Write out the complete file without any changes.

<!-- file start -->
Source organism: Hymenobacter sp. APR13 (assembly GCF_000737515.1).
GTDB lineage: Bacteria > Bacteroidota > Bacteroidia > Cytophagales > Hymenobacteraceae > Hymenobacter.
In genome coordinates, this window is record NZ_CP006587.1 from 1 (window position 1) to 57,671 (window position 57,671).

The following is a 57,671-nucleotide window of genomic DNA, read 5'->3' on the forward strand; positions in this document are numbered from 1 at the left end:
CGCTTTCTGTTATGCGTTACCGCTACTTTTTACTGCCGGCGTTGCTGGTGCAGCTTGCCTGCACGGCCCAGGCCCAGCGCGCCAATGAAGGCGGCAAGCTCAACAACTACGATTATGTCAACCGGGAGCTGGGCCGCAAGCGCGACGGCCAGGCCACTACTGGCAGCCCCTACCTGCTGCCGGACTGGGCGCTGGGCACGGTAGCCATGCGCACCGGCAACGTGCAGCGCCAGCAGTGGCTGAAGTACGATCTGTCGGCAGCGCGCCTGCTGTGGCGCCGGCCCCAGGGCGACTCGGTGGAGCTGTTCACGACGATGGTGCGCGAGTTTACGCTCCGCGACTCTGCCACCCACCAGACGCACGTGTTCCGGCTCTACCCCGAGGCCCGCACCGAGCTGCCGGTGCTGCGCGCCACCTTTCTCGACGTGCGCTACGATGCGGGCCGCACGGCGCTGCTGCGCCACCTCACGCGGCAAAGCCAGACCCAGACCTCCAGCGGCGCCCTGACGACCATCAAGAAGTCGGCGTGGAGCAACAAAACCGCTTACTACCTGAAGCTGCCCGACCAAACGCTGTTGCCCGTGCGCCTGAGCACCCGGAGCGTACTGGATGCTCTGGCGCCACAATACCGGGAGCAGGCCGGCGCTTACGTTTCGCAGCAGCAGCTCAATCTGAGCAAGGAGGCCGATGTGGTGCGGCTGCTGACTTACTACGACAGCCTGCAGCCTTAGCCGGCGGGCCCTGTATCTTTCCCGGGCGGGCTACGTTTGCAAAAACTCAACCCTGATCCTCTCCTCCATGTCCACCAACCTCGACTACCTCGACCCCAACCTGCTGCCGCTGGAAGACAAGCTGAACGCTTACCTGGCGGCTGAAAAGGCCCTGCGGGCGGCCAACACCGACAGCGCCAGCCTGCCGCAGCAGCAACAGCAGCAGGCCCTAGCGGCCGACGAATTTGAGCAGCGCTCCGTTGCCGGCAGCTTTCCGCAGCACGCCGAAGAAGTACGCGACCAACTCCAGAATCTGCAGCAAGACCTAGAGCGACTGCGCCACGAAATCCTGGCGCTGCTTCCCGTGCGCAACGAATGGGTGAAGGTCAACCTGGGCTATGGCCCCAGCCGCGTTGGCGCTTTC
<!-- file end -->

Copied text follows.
Source organism: Hymenobacter sp. APR13 (assembly GCF_000737515.1).
GTDB lineage: Bacteria > Bacteroidota > Bacteroidia > Cytophagales > Hymenobacteraceae > Hymenobacter.
In genome coordinates, this window is record NZ_CP006587.1 from 1 (window position 1) to 57,671 (window position 57,671).

The following is a 57,671-nucleotide window of genomic DNA, read 5'->3' on the forward strand; positions in this document are numbered from 1 at the left end:
CGCTTTCTGTTATGCGTTACCGCTACTTTTTACTGCCGGCGTTGCTGGTGCAGCTTGCCTGCACGGCCCAGGCCCAGCGCGCCAATGAAGGCGGCAAGCTCAACAACTACGATTATGTCAACCGGGAGCTGGGCCGCAAGCGCGACGGCCAGGCCACTACTGGCAGCCCCTACCTGCTGCCGGACTGGGCGCTGGGCACGGTAGCCATGCGCACCGGCAACGTGCAGCGCCAGCAGTGGCTGAAGTACGATCTGTCGGCAGCGCGCCTGCTGTGGCGCCGGCCCCAGGGCGACTCGGTGGAGCTGTTCACGACGATGGTGCGCGAGTTTACGCTCCGCGACTCTGCCACCCACCAGACGCACGTGTTCCGGCTCTACCCCGAGGCCCGCACCGAGCTGCCGGTGCTGCGCGCCACCTTTCTCGACGTGCGCTACGATGCGGGCCGCACGGCGCTGCTGCGCCACCTCACGCGGCAAAGCCAGACCCAGACCTCCAGCGGCGCCCTGACGACCATCAAGAAGTCGGCGTGGAGCAACAAAACCGCTTACTACCTGAAGCTGCCCGACCAAACGCTGTTGCCCGTGCGCCTGAGCACCCGGAGCGTACTGGATGCTCTGGCGCCACAATACCGGGAGCAGGCCGGCGCTTACGTTTCGCAGCAGCAGCTCAATCTGAGCAAGGAGGCCGATGTGGTGCGGCTGCTGACTTACTACGACAGCCTGCAGCCTTAGCCGGCGGGCCCTGTATCTTTCCCGGGCGGGCTACGTTTGCAAAAACTCAACCCTGATCCTCTCCTCCATGTCCACCAACCTCGACTACCTCGACCCCAACCTGCTGCCGCTGGAAGACAAGCTGAACGCTTACCTGGCGGCTGAAAAGGCCCTGCGGGCGGCCAACACCGACAGCGCCAGCCTGCCGCAGCAGCAACAGCAGCAGGCCCTAGCGGCCGACGAATTTGAGCAGCGCTCCGTTGCCGGCAGCTTTCCGCAGCACGCCGAAGAAGTACGCGACCAACTCCAGAATCTGCAGCAAGACCTAGAGCGACTGCGCCACGAAATCCTGGCGCTGCTTCCCGTGCGCAACGAATGGGTGAAGGTCAACCTGGGCTATGGCCCCAGCCGCGTTGGCGCTTTC